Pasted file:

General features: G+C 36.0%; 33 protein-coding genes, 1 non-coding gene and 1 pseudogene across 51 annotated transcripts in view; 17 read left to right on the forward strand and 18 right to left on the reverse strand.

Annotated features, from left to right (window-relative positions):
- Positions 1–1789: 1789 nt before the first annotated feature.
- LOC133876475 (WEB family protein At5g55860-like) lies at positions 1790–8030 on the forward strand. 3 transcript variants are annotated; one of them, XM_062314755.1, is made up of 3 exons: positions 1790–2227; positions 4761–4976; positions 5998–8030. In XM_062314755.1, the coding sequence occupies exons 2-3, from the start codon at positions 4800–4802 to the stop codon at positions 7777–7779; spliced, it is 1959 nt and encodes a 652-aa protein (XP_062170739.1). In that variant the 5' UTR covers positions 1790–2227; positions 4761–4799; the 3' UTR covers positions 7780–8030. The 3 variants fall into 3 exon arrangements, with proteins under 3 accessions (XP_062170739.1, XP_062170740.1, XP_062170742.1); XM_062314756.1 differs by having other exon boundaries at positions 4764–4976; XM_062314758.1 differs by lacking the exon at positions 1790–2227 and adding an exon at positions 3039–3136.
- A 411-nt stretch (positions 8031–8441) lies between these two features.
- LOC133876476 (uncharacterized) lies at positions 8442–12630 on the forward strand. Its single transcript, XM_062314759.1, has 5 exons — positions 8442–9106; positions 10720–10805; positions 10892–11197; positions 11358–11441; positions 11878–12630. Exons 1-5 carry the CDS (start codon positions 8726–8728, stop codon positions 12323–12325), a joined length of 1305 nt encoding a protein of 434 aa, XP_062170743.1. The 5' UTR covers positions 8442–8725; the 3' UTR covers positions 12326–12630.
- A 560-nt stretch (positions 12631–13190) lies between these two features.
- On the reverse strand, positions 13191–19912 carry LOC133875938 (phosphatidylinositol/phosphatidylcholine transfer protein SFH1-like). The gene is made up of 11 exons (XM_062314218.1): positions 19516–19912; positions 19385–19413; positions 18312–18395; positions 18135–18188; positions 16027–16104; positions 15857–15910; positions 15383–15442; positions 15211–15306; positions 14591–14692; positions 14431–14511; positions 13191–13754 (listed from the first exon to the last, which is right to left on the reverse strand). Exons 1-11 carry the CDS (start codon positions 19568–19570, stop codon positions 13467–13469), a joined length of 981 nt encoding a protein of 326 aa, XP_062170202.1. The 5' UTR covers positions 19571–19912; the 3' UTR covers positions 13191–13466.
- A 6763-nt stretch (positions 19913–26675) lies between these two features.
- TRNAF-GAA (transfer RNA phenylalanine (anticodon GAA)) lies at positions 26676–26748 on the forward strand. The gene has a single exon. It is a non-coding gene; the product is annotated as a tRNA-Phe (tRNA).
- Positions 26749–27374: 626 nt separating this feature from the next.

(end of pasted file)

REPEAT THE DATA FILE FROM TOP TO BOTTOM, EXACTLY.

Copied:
General features: G+C 36.0%; 33 protein-coding genes, 1 non-coding gene and 1 pseudogene across 51 annotated transcripts in view; 17 read left to right on the forward strand and 18 right to left on the reverse strand.

Annotated features, from left to right (window-relative positions):
- Positions 1–1789: 1789 nt before the first annotated feature.
- LOC133876475 (WEB family protein At5g55860-like) lies at positions 1790–8030 on the forward strand. 3 transcript variants are annotated; one of them, XM_062314755.1, is made up of 3 exons: positions 1790–2227; positions 4761–4976; positions 5998–8030. In XM_062314755.1, the coding sequence occupies exons 2-3, from the start codon at positions 4800–4802 to the stop codon at positions 7777–7779; spliced, it is 1959 nt and encodes a 652-aa protein (XP_062170739.1). In that variant the 5' UTR covers positions 1790–2227; positions 4761–4799; the 3' UTR covers positions 7780–8030. The 3 variants fall into 3 exon arrangements, with proteins under 3 accessions (XP_062170739.1, XP_062170740.1, XP_062170742.1); XM_062314756.1 differs by having other exon boundaries at positions 4764–4976; XM_062314758.1 differs by lacking the exon at positions 1790–2227 and adding an exon at positions 3039–3136.
- A 411-nt stretch (positions 8031–8441) lies between these two features.
- LOC133876476 (uncharacterized) lies at positions 8442–12630 on the forward strand. Its single transcript, XM_062314759.1, has 5 exons — positions 8442–9106; positions 10720–10805; positions 10892–11197; positions 11358–11441; positions 11878–12630. Exons 1-5 carry the CDS (start codon positions 8726–8728, stop codon positions 12323–12325), a joined length of 1305 nt encoding a protein of 434 aa, XP_062170743.1. The 5' UTR covers positions 8442–8725; the 3' UTR covers positions 12326–12630.
- A 560-nt stretch (positions 12631–13190) lies between these two features.
- On the reverse strand, positions 13191–19912 carry LOC133875938 (phosphatidylinositol/phosphatidylcholine transfer protein SFH1-like). The gene is made up of 11 exons (XM_062314218.1): positions 19516–19912; positions 19385–19413; positions 18312–18395; positions 18135–18188; positions 16027–16104; positions 15857–15910; positions 15383–15442; positions 15211–15306; positions 14591–14692; positions 14431–14511; positions 13191–13754 (listed from the first exon to the last, which is right to left on the reverse strand). Exons 1-11 carry the CDS (start codon positions 19568–19570, stop codon positions 13467–13469), a joined length of 981 nt encoding a protein of 326 aa, XP_062170202.1. The 5' UTR covers positions 19571–19912; the 3' UTR covers positions 13191–13466.
- A 6763-nt stretch (positions 19913–26675) lies between these two features.
- TRNAF-GAA (transfer RNA phenylalanine (anticodon GAA)) lies at positions 26676–26748 on the forward strand. The gene has a single exon. It is a non-coding gene; the product is annotated as a tRNA-Phe (tRNA).
- Positions 26749–27374: 626 nt separating this feature from the next.